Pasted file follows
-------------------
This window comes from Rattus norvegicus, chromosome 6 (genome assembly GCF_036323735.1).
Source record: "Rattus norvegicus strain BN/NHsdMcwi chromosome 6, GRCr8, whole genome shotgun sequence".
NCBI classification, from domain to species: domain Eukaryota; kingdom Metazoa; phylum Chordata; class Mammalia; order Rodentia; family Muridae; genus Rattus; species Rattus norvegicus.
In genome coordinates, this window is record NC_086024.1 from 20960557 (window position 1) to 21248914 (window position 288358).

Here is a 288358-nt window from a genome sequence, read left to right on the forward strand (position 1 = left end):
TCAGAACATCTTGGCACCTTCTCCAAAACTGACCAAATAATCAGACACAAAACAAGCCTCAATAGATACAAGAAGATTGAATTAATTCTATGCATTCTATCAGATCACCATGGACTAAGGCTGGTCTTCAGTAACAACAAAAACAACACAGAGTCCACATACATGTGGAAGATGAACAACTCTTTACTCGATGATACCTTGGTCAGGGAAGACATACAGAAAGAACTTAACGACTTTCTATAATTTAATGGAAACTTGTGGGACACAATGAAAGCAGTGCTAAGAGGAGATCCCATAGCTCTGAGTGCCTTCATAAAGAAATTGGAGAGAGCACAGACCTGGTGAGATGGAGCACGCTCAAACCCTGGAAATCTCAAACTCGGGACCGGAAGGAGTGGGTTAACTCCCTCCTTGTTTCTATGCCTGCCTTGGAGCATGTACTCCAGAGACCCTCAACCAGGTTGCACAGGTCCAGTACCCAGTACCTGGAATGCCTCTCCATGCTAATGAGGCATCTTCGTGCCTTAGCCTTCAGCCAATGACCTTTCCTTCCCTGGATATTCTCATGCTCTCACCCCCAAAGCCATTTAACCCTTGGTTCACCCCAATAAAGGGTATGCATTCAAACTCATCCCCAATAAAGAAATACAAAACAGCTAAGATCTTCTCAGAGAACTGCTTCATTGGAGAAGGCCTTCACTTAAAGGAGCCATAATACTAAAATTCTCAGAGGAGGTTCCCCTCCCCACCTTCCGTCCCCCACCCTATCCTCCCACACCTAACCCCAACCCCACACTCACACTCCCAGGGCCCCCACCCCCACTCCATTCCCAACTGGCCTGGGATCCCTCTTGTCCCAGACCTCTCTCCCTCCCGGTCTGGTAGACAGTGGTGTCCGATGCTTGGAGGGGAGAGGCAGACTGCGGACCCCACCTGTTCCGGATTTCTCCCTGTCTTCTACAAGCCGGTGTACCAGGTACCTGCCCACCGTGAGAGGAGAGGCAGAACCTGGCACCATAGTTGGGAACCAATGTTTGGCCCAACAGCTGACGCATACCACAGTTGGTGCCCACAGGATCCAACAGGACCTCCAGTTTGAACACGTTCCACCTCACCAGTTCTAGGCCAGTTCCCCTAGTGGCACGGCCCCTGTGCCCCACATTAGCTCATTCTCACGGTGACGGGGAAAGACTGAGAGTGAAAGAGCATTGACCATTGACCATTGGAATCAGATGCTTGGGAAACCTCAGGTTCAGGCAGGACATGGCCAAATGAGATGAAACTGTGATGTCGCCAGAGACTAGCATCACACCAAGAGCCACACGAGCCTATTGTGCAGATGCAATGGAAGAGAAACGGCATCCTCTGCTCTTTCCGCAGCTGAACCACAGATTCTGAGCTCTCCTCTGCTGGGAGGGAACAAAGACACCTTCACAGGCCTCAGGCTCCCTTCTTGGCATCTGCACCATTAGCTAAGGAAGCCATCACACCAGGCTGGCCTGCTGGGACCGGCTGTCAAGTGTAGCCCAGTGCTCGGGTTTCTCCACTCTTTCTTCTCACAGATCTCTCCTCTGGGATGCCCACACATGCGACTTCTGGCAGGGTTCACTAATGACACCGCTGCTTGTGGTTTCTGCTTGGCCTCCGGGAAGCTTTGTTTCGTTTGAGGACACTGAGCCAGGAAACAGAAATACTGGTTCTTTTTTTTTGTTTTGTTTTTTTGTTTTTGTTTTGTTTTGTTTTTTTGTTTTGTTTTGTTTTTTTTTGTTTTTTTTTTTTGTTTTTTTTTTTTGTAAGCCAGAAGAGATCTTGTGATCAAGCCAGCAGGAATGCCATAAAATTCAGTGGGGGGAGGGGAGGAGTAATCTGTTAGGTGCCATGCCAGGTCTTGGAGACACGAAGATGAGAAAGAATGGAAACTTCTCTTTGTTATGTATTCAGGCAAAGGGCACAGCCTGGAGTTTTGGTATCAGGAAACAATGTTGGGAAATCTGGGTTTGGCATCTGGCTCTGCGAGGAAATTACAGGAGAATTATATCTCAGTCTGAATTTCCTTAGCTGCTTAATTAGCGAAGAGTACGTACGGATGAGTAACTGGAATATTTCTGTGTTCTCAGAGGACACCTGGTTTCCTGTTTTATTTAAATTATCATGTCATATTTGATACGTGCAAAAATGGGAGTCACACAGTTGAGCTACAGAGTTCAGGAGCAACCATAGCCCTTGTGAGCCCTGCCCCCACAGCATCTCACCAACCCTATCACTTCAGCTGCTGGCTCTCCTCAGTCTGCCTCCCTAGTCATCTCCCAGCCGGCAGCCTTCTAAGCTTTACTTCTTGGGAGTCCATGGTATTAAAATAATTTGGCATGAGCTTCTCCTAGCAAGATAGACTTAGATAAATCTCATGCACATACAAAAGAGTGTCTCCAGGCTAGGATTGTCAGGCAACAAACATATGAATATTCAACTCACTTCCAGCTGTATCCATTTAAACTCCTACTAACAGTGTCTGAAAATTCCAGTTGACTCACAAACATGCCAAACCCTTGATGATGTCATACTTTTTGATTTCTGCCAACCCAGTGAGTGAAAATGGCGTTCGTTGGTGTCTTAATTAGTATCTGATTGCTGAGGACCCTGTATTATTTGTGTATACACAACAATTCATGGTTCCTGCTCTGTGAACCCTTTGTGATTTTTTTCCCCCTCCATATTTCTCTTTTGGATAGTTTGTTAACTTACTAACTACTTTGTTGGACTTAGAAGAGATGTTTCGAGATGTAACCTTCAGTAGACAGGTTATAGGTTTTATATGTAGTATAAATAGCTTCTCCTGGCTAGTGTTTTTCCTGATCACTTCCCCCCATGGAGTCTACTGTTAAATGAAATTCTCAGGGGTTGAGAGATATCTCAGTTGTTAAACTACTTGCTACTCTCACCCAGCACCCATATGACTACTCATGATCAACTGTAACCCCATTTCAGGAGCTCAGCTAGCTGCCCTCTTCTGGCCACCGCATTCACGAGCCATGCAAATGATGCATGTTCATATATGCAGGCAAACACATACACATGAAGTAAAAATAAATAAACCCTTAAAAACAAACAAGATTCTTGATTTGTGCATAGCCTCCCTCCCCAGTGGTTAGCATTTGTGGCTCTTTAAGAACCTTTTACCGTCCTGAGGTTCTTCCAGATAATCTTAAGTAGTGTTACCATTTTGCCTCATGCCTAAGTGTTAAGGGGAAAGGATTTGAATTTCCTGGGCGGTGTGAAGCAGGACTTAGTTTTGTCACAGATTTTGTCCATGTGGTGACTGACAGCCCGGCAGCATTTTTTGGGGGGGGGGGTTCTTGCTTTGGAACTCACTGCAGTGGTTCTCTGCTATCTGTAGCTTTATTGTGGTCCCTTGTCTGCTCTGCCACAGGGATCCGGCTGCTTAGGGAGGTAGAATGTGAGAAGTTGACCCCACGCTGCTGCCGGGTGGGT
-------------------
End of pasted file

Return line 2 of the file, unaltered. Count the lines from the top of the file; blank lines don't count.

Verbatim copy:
Source record: "Rattus norvegicus strain BN/NHsdMcwi chromosome 6, GRCr8, whole genome shotgun sequence".